According to my cursory research on the Internet, DIY haircuts among four-year olds are a classic rite of passage that’s been around for generations. Fortunately, my nine-year old granddaughter only whacked her American Girl Doll’s hair and not her younger sister’s!
Every friend I told about my granddaughter’s foray into “hairstyling,” laughed, and then immediately shared her own story. My friend Marilyn told me she has a whole box of Madame Alexander dolls with pixie haircuts that she trimmed when she was in elementary school. Another friend told me that when she was five, she cut her three-year old sister’s hair and made her promise not to tell anyone. My own stylist told me both of his daughter’s cut their own hair.
What is it about this form of self-actualization that makes it so appealing to little girls? The mechanics of scissors can make a child feel very powerful, says Betsy Brown Braun, author of You’re Not the Boss of Me: “Once they coordinate the paper and the scissors, then it’s like Edward Scissorhands! ‘Look what I can do! Look what I can do!'”
I guess that sense of power manifested much later for my granddaughter, who turned nine last week. But the urge to get her hands on someone else’s hair has not subsided. When she wanted to trim my bangs, I said no but agreed to let her style my hair. She wove in two braids and elaborately clipped my bangs with four different colored butterfly barrettes. She made me promise I would wear the braids for the next few days and tell everyone I got my hair done at “Elizabeth and Chloe’s Styling Salon.” I kept my promise and actually got some compliments.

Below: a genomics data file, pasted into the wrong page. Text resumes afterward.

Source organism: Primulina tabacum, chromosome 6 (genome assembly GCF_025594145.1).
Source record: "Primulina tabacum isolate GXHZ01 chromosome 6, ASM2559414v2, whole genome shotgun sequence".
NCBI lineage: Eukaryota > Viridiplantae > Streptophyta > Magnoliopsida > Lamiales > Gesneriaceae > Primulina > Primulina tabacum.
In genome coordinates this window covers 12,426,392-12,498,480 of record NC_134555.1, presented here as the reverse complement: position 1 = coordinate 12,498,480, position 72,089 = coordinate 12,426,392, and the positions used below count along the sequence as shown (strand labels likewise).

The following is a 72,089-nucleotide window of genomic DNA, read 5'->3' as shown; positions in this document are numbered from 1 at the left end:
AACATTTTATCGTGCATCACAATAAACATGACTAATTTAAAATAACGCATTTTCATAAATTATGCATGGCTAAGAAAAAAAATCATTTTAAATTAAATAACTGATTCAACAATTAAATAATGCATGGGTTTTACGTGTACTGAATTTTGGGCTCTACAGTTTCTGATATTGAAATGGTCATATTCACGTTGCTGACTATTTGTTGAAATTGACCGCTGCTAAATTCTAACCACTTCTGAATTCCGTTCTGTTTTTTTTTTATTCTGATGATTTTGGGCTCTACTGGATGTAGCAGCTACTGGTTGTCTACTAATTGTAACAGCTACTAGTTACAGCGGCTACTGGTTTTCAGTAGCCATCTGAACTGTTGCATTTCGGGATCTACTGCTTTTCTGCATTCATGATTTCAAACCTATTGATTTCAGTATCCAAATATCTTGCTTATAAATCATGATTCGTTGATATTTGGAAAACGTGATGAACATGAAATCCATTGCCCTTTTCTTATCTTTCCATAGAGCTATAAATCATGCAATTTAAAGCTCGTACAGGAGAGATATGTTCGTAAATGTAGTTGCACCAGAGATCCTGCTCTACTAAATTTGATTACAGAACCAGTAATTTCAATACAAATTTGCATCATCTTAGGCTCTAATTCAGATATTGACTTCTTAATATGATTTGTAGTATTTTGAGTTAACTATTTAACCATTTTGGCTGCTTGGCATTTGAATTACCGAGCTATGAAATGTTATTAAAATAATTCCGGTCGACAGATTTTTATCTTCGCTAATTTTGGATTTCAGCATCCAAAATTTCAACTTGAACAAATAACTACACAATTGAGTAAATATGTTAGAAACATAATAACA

For her birthday last week I gave her a present that tapped into her new talent and brought her some hair she could cut without consequences. At the Goodwill store I found three hair-piece extensions that were about 8-inches long. Then, at a beauty supply store I found a Styrofoam mannequin, a pair of styling scissors, a large volumizing comb, and a package of colorful hair clips. I wrapped everything in a gift bag and threw in my old brush for good measure.
When we gave her the present, she was completely surprised and could hardly wait to start cutting. She and grandpa drew a face on the mannequin and named her Sophie. I suggested she cut the hair a little bit at a time the way stylists do. But she immediately lopped three inches off one of the wigs to make bangs.
I’m hoping the wigs will last more than a month, but at this rate I’m not so sure. I told my stylist I’ve got an innovative new stylist for that vacant chair in his salon!
Note: I took the picture of Sophie before she had eyelids. She seems to have an expression that says, “You did WHAT to my hair?”